"Pushing Against a Stone": Landscape, Generational Breadth, and Community-Oriented Archaeological Approaches in the Plantation Chesapeake
Author(s): Jason Boroughs
By the antebellum era enslaved communities across large tidewater Chesapeake plantations boasted deep temporal and broadly dispersed roots, enjoining residents across quarters through bonds of kinship and camaraderie that often transcended plantation boundaries. Broad cross-plantation neighborhoods encompassed mosaics of significant places suffused with notions of community and grounded in generational investments in labor and experience, places and ties that often retain value to present-day descendants. This paper outlines some of the social and temporal mechanisms of community development particular to the Chesapeake region and suggests that community-oriented landscape approaches might be productive in archaeological interpretation beyond enslaved and liberated Chesapeake neighborhoods to parallel diasporic communities throughout the Plantation Southeast and the broader African-Atlantic.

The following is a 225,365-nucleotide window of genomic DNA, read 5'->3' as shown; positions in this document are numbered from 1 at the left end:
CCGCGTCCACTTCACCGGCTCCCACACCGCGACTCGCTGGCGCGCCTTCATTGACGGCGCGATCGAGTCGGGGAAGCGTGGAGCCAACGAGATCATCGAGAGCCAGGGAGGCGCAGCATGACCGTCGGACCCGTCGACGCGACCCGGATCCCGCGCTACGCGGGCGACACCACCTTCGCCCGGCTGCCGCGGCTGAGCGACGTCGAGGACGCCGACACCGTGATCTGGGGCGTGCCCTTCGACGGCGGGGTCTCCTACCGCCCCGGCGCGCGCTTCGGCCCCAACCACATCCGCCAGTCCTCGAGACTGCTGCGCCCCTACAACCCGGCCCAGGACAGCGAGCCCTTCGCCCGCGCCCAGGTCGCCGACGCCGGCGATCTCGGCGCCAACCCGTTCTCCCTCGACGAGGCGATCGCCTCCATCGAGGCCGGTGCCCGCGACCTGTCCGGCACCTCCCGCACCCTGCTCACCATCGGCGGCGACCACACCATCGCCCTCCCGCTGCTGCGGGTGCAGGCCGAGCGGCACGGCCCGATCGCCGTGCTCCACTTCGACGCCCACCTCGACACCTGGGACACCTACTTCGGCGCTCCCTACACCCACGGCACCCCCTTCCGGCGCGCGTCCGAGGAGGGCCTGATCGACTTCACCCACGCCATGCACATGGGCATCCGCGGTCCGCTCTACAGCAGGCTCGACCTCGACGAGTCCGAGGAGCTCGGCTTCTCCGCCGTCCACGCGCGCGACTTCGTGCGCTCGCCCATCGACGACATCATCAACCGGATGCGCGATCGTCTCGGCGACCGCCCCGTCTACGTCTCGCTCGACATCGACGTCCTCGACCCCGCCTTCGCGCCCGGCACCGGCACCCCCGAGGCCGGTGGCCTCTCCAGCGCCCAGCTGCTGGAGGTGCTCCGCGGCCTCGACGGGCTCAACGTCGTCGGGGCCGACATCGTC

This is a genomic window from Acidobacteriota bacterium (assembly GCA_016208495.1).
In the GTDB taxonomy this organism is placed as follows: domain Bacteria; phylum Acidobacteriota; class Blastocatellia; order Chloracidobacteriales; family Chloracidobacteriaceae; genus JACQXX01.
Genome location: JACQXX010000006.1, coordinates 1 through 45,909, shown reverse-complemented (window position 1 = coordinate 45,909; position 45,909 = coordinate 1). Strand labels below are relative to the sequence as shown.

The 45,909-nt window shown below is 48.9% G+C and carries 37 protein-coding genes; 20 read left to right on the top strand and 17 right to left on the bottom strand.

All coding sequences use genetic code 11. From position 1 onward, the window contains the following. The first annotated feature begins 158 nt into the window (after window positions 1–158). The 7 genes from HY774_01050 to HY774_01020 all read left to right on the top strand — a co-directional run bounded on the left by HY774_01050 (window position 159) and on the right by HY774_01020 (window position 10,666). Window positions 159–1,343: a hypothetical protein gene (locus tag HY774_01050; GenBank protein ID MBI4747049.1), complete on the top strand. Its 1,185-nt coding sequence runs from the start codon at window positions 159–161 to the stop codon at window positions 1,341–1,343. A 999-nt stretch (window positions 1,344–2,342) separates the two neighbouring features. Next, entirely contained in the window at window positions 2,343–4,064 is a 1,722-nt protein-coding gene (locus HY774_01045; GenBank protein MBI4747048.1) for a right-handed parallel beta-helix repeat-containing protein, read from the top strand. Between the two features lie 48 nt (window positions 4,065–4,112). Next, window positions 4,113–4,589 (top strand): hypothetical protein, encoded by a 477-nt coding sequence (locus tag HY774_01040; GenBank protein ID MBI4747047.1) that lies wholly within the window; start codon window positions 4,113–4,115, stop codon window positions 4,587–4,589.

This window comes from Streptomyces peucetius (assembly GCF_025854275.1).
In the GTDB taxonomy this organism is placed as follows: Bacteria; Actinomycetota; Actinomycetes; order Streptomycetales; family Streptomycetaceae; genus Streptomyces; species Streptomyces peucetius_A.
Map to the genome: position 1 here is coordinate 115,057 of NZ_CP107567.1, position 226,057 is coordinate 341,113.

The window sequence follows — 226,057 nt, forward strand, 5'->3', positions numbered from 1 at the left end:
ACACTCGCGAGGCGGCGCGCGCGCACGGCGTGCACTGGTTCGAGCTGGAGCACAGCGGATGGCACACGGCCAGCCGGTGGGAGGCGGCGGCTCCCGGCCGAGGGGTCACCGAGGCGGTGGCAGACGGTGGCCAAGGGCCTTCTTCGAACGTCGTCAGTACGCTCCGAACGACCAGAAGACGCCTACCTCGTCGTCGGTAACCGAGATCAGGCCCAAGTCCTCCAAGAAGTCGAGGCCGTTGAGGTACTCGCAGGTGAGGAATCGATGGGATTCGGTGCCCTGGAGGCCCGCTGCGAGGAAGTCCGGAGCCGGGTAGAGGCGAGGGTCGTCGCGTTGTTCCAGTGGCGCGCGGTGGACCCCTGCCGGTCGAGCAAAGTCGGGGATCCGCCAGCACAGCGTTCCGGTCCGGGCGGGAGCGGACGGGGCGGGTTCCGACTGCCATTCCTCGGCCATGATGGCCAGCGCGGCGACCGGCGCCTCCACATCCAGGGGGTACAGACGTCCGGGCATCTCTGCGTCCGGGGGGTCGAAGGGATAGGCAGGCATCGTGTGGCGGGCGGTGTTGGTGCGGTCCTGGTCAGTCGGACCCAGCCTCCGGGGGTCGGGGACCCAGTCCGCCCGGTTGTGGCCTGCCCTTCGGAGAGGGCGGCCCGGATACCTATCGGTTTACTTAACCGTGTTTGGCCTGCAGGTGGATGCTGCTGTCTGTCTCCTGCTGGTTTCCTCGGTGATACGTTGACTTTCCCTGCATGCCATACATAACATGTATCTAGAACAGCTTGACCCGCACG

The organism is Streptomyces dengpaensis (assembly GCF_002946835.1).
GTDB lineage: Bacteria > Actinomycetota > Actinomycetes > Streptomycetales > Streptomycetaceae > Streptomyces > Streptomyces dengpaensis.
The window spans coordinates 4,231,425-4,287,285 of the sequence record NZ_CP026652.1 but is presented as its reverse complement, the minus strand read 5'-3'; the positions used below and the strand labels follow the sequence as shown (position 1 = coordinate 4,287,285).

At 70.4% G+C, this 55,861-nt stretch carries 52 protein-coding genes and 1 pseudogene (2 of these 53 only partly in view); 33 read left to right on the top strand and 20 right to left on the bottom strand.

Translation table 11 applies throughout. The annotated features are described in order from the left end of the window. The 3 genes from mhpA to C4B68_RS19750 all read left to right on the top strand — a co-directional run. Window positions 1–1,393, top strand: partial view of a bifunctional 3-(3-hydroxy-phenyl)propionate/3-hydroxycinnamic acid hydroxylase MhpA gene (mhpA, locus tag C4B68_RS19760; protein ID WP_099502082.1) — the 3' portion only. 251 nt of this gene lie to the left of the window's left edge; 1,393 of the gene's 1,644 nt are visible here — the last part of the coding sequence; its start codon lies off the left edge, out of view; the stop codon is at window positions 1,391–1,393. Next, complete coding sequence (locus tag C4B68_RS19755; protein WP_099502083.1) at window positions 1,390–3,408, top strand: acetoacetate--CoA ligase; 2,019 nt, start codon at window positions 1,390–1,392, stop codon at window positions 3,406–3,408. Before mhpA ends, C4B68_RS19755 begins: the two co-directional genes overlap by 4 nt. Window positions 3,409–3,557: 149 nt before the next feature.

Cite this Record
"Pushing Against a Stone": Landscape, Generational Breadth, and Community-Oriented Archaeological Approaches in the Plantation Chesapeake. Jason Boroughs. Presented at Society for Historical Archaeology, Washington, D.C. 2016 ( tDAR id: 434283)
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min long: -129.199; min lat: 24.495 ; max long: -66.973; max lat: 49.359 ;